Description: In June 1991, a field study of surface fluxes of latent and sensible heat over heterogeneous surfaces was carried out near Boardman, Oregon (Doran et al., 1992). The object of the study was to develop improved methods of extrapolating from local measurements of fluxes to area-averaged values suitable for use in general circulation models (GCMs) applied to climate studies. A grid element in a GCM is likely to encompass regions whose fluxes vary significantly from one surface type to another. The problem of integrating these fluxes into a single, representative value for the whole element is not simple, and describing such a flux in terms of flux-gradient relationships, as is often done, presents additional difficulties.
Date: January 1, 1992
Creator: Doran, J. C.; Hubbe, J. M.; Shaw, W. J.; Baldocchi, D. D.; Crawford, T. L.; Dobosy, R. J. et al.
Partner: UNT Libraries Government Documents Department

Comparisons of sensible and latent heat fluxes using surface and aircraft data over adjacent wet and dry surfaces

Description: In June 1991, a field study of surface fluxes of latent and sensible heat over heterogeneous surfaces was carried out near Boardman, Oregon (Doran et al., 1992). The object of the study was to develop improved methods of extrapolating from local measurements of fluxes to area-averaged values suitable for use in general circulation models (GCMs) applied to climate studies. A grid element in a GCM is likely to encompass regions whose fluxes vary significantly from one surface type to another. The problem of integrating these fluxes into a single, representative value for the whole element is not simple, and describing such a flux in terms of flux-gradient relationships, as is often done, presents additional difficulties.
Date: January 1, 1992
Creator: Doran, J.C.; Hubbe, J.M.; Shaw, W.J. (Pacific Northwest Lab., Richland, WA (United States)); Baldocchi, D.D.; Crawford, T.L.; Dobosy, R.J. et al.
Partner: UNT Libraries Government Documents Department

Boundary layer structure over areas of heterogeneous heat fluxes

Description: In general circulation models (GCMs), some properties of a grid element are necessarily considered homogeneous. That is, for each grid volume there is associated a particular combination of boundary layer depth, vertical profiles of wind and temperature, surface fluxes of sensible and latent heat, etc. In reality, all of these quantities may exhibit significant spatial variations within the grid area, and the larger the area the greater the likely variations. In balancing the benefits of higher resolution against increased computational time and expense, it is useful to consider what the consequences of such subgrid-scale variability may be. Moveover, in interpreting the results of a simulation, one must be able to define an appropriate average value over a grid. There are two aspects of this latter problem: (1) in observations, how does one take a set of discrete or volume-averaged measurements and relate these to properties of the entire domain, and (2) in computations, how can subgrid-scale features be accounted for in the model parameterizations To address these and related issues, two field campaigns were carried out near Boardman, Oregon, in June 1991 and 1992. These campaigns were designed to measure the surface fluxes of latent and sensible heat over adjacent areas with strongly contrasting surface types and to measure the response of the boundary layer to those fluxes. This paper discuses some initial findings from those campaigns.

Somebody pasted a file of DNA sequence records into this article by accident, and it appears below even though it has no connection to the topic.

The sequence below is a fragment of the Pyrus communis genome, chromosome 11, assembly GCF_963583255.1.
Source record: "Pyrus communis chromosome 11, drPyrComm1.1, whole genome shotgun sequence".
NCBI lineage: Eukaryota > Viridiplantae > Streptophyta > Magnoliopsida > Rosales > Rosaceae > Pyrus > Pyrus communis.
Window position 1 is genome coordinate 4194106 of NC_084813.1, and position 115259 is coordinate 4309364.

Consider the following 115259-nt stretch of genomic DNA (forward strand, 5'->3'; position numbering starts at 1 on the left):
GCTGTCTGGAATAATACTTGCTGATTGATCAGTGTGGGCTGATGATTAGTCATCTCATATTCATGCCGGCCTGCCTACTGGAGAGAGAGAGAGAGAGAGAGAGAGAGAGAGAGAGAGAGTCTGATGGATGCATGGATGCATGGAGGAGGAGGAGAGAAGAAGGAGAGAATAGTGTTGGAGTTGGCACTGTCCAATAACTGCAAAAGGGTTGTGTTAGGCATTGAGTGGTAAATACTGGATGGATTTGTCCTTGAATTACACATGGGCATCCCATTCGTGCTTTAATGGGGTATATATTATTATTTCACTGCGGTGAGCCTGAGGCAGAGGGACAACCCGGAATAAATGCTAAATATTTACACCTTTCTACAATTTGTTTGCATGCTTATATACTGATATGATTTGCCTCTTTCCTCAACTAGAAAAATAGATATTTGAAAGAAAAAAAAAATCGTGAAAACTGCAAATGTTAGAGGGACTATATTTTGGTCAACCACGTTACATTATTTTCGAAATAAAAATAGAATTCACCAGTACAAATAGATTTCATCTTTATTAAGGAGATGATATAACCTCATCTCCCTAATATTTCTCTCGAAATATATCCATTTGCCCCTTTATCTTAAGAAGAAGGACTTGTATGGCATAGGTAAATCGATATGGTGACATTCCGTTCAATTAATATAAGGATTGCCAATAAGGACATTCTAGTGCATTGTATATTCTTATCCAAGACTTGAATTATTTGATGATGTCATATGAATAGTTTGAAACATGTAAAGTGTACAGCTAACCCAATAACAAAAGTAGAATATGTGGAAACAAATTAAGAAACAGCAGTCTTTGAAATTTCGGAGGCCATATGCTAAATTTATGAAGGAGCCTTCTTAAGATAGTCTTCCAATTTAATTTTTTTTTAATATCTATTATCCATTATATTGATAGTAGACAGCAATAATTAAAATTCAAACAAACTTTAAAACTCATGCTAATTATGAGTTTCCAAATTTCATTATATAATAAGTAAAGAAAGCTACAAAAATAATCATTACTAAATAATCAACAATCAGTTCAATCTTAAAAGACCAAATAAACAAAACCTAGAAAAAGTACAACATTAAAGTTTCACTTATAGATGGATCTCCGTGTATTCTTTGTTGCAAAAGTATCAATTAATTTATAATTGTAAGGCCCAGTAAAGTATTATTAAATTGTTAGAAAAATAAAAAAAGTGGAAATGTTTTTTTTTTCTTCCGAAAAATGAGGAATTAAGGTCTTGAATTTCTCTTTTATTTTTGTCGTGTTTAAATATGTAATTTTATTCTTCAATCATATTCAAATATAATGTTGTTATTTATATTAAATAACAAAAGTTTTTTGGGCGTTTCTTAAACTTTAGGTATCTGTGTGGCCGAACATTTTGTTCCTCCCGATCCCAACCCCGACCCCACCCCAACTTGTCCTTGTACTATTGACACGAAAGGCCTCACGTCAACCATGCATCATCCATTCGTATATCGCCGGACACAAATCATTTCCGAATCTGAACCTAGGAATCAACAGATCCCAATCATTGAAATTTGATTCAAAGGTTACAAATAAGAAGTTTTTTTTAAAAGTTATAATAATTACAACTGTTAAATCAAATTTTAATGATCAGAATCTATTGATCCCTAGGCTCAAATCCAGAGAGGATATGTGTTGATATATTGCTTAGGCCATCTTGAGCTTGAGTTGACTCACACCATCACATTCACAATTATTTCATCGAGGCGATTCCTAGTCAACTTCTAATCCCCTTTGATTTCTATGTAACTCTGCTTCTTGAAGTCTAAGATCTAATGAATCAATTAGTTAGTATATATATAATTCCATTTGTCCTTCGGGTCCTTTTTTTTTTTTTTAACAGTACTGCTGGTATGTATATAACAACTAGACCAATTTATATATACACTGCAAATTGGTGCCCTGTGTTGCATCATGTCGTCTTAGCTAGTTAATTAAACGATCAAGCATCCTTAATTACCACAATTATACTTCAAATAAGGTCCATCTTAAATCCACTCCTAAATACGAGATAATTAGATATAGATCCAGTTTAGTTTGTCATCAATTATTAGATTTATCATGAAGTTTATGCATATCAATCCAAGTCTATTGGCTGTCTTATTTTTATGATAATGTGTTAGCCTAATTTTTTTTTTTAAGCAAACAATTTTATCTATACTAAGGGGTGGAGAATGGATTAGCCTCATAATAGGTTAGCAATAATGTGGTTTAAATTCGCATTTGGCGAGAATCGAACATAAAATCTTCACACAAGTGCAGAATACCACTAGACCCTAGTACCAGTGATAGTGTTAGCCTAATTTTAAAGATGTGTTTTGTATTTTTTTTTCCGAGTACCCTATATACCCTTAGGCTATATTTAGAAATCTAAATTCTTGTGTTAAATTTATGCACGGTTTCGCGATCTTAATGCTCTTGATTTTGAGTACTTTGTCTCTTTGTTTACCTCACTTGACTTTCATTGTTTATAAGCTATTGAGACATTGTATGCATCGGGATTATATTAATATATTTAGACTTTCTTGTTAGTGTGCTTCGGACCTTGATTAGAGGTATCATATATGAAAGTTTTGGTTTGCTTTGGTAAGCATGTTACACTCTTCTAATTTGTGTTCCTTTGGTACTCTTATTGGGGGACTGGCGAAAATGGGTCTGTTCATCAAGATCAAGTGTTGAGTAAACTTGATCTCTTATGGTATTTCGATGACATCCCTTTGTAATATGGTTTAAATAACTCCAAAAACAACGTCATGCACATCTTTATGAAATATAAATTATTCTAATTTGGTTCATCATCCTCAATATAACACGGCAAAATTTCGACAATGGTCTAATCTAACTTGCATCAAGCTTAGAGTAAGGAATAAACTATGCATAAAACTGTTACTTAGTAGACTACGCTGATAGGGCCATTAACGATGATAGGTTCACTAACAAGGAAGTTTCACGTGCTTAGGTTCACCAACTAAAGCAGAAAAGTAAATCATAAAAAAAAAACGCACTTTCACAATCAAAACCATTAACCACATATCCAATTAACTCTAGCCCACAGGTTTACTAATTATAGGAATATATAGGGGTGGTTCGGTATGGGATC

Date: January 1, 1993
Creator: Doran, J.C. (Pacific Northwest Lab., Richland, WA (United States)); Barnes, F.J. (Los Alamos National Lab., NM (United States)); Coulter, R.L. (Argonne National Lab., IL (United States)) & Crawford, T.L. (National Oceanic and Atmospheric Administration, Oak Ridge, TN (United States). Air Resources Lab. Atmospheric Turbulence and Diffusion Div.)
Partner: UNT Libraries Government Documents Department

Boundary layer structure over areas of heterogeneous heat fluxes

Description: In general circulation models (GCMs), some properties of a grid element are necessarily considered homogeneous. That is, for each grid volume there is associated a particular combination of boundary layer depth, vertical profiles of wind and temperature, surface fluxes of sensible and latent heat, etc. In reality, all of these quantities may exhibit significant spatial variations the grid area, and the larger the area the greater the likely variations. In balancing the benefits of higher resolution against increased computational time and expense, it is useful to consider what the consequences of such subgrid-scale variability may be. Moreover, in interpreting the results of a simulation, one must be able to define an appropriate average value over a grid. There are two aspects of this latter problem: (1) in observations, how does one take a set of discrete or volume-averaged measurements and relate these to properties of the entire domain, and (2) in computations, how can subgrid-scale features be accounted for in the model parameterizations To address these and related issues, two field campaigns were carried out near Boardman, Oregon, in June 1991 and 1992. These campaigns were designed to measure the surface fluxes of latent and sensible heat over adjacent areas with strongly contrasting surface types and to measure the response of the boundary layer to those fluxes. This paper discusses some initial findings from those campaigns.
Date: January 1, 1993
Creator: Doran, J.C. (Pacific Northwest Lab., Richland, WA (United States)); Barnes, F.J. (Los Alamos National Lab., NM (United States)); Coulter, R.L. (Argonne National Lab., IL (United States)) & Crawford, T.L. (National Oceanic and Atmospheric Administration, Oak Ridge, TN (United States). Air Resources Lab. Atmospheric Turbulence and Diffusion Div.)
Partner: UNT Libraries Government Documents Department